I love github and use it both personally and professional, however, I have mixed feelings about moving this to GIT.   I dont know if MH can survive anymore fragmentation.   

Marc has done a wonderful job of keeping a working version going and having a single official SVN repository makes that easier.   Github is going to enable all sorts of interesting development, but with the lack of any sort of standards and unit testing in the code base I doubt any of the branches will be of any greater success than the one Marc is maintaining.  

My 2 cent advice would be to focus some effort on determining what the core functionality is, get some unit tests to cover it, and deprecate the other code before moving it to yet another repository.


On Wed, Oct 31, 2012 at 8:19 AM, Lieven Hollevoet <lieven@lika.be> wrote:
Hello John,

Op 31-okt.-2012, om 12:36 heeft John <john@tonebridge.com> het volgende geschreven:

> On 10/31/12 05:13, Lieven Hollevoet wrote:
> [snip]
>> You can clone the git repository without creating an account and you can use the versioning system on your own system if you want to do that. If you want to share changes, you should indeed create a github account. In that case, just login to your account, surf to the MH repository I linked above and press the 'clone' button. This will create a clone of the repo in your own account that you can work on.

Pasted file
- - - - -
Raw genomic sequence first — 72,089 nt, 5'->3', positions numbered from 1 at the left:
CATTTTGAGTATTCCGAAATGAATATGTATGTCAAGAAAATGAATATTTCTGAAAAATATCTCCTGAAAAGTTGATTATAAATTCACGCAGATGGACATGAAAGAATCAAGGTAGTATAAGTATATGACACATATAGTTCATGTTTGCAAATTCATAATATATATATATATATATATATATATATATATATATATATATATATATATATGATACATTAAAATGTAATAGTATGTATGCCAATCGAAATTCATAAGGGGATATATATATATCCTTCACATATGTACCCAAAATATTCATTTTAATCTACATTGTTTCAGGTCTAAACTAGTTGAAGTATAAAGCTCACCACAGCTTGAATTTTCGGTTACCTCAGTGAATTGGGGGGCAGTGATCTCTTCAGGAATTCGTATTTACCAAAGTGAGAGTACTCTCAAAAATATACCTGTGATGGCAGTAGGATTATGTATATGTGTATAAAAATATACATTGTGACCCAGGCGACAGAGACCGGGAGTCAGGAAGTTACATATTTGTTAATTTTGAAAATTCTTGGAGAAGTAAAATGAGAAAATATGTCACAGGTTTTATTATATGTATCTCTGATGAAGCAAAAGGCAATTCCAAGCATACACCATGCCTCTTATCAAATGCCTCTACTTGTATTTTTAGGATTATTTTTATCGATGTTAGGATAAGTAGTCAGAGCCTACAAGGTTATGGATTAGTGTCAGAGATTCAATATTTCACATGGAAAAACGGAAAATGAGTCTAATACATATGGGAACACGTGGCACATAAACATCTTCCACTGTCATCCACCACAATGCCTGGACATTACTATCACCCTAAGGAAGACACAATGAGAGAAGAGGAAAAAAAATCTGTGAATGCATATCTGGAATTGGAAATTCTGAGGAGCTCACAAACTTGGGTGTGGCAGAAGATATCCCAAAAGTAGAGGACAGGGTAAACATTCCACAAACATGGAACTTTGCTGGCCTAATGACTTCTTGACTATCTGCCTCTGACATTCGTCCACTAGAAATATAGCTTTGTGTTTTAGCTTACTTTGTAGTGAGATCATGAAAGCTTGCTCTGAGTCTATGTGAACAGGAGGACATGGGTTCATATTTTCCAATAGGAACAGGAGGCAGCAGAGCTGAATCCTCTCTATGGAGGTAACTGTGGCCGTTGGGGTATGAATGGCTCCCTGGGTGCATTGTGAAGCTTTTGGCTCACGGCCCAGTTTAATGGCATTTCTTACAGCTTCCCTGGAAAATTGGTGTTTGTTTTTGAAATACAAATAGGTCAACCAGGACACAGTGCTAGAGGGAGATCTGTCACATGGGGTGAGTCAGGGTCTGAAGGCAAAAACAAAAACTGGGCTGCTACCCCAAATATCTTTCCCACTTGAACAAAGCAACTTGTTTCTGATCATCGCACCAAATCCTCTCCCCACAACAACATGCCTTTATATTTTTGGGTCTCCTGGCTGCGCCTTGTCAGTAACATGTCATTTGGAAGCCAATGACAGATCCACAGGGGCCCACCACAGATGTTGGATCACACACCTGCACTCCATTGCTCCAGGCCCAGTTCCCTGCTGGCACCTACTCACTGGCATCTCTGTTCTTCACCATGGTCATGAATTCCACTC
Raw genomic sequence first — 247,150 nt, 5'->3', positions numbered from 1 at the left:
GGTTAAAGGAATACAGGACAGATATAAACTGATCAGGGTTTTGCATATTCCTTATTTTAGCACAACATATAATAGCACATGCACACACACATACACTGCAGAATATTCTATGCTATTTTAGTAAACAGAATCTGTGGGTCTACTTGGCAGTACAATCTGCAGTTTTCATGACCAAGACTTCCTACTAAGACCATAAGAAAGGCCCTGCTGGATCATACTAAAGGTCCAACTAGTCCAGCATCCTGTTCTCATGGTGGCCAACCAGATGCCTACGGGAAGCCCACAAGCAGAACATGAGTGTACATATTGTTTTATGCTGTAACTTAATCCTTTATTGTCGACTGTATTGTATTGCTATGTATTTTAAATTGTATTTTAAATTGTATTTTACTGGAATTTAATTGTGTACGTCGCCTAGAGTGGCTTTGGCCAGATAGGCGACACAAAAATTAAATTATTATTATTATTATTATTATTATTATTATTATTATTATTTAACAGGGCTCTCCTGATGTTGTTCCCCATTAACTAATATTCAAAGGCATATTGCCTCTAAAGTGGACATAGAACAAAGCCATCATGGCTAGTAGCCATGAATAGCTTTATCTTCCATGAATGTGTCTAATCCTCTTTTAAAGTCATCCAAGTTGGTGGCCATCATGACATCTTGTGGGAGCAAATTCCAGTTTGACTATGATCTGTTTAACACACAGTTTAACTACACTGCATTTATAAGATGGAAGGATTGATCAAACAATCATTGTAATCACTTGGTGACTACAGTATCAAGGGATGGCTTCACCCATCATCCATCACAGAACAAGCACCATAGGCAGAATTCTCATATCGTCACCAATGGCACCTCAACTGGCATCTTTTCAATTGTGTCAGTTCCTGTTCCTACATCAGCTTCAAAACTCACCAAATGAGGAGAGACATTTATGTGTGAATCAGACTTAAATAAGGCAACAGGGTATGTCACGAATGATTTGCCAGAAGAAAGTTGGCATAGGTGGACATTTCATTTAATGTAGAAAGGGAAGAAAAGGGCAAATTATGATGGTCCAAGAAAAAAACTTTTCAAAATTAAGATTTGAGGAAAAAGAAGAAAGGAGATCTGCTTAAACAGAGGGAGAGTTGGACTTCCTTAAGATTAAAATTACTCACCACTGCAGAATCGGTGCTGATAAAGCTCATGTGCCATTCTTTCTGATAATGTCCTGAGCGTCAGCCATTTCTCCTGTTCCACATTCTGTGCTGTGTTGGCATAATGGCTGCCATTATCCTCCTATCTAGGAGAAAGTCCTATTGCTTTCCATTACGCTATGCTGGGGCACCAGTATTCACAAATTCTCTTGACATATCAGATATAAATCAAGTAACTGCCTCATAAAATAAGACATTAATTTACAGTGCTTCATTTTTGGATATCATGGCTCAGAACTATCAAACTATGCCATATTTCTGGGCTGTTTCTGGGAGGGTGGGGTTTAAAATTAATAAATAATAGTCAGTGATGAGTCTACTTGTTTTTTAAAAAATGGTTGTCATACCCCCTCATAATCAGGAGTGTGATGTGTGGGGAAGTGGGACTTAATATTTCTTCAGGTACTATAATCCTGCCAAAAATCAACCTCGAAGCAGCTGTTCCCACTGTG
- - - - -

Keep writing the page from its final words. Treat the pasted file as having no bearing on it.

> [snip]
> Can you steps to clone?  I see how to clone to my local repository:

Yes, a typo from my side. I meant 'fork' indeed.

How to use branches: just clone your own repository to a local drive.

> git clone git@github.com:<username>/misterhouse.git

This checks out your master branch as a default, if you want the insteon branch, first get it from the remote repo

> git checkout origin/insteon

And then apply it on your local working copy so you can work on it

> git checkout -b insteon

Switching between master and insteon is simply done with
> git checkout master
> git checkout insteon

Creating a new branch from your changes: set your working copy to be in the branch you want to start from, and then do

> git branch <some_descriptive_name>
> git checkout <some_descriptive_name>

And you're all set. Modify, stage, commit, test, iterate, and when done push to origin. Then create the pull request and everything is ready for merging in the main repo.

Kind regards,

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